Venous Disease and Deep Vein Thrombosis
Cavanagh Heart Center at Banner – University Medical Center Phoenix offers advanced surgical and catheter-based treatments to treat deep vein thrombosis (DVT).
Deep Vein Thrombosis (DVT) symptoms and risk factors
Deep vein thrombosis is a clot that commonly affects the leg veins and may also occur in the veins of the arm. This clot could dislodge and travel to the lung which is called a pulmonary embolism, which is considered a medical emergency.
Some patients do not feel any signs or symptoms of DVT. Others have shortness of breath, breathing problems, irregular heartbeats, chest pain, or coughing. They may also cough up blood. Other symptoms are swelling, pain or heat in the leg where a clot is present.
Patients who are at higher risk for DVT include those who have recently undergone surgery, are bedridden, sit for long periods of time, or are overweight. Pregnant women and women who take hormone therapy are also at increased risk for pulmonary blood clots,
Treatment for Deep Vein Thrombosis
The Cavanagh Heart Center vascular team understands there is no one-size-fits all treatment and that each patient’s experience is unique. Most patients receive a combination of treatments.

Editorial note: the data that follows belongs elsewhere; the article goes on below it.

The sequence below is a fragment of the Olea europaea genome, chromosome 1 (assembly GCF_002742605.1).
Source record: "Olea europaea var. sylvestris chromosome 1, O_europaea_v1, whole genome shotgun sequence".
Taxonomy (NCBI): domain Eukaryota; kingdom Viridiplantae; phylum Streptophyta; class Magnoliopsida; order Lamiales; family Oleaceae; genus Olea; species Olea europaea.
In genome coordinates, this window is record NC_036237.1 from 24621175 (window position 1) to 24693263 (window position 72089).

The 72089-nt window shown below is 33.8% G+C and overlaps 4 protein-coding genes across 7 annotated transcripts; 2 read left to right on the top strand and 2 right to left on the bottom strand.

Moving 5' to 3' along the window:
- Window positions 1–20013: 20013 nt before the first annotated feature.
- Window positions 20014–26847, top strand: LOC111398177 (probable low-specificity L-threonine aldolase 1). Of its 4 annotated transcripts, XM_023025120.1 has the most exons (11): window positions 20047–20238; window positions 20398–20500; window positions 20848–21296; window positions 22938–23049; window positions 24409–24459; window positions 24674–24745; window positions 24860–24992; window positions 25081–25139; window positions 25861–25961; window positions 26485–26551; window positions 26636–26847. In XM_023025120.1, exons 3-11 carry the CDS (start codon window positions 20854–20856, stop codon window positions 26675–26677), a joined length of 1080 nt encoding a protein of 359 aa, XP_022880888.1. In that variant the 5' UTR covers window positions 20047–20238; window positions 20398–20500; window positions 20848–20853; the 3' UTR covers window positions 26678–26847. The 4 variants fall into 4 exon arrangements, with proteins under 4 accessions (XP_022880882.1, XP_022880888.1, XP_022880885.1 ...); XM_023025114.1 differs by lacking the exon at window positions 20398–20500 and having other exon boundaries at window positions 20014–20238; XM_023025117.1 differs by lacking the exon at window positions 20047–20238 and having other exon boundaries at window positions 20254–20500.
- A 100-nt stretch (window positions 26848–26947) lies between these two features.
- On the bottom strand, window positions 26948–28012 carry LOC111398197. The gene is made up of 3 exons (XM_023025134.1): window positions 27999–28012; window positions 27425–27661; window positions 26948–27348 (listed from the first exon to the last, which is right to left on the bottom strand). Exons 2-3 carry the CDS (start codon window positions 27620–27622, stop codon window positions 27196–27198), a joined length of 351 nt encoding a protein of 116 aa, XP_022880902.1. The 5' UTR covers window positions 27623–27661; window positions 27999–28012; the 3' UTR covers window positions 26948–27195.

- Medications - Blood thinners called anticoagulants help prevent clots from growing larger and can prevent additional clots from forming.
- Thrombectomy - during this procedure, the clot, also known as thrombus is surgically removed by placing a catheter (long, narrow tube) into a vein that allows access to the blood clot. Once the clot is seen, the surgeon will either remove it or inject medications to dissolve it (thrombolysis). This technique allows surgeons to access larger clots more quickly, remove more clots, and access the clots through smaller blood vessels than before
- Inferior vena cava filter- if a patient can't take blood thinners, an inferior vena cava (IVC) filter may be placed to catch a clot if it breaks free from the vein thus preventing a pulmonary embolism from occurring.
For More Vascular Information
Ask our concierge, (602) 839-2400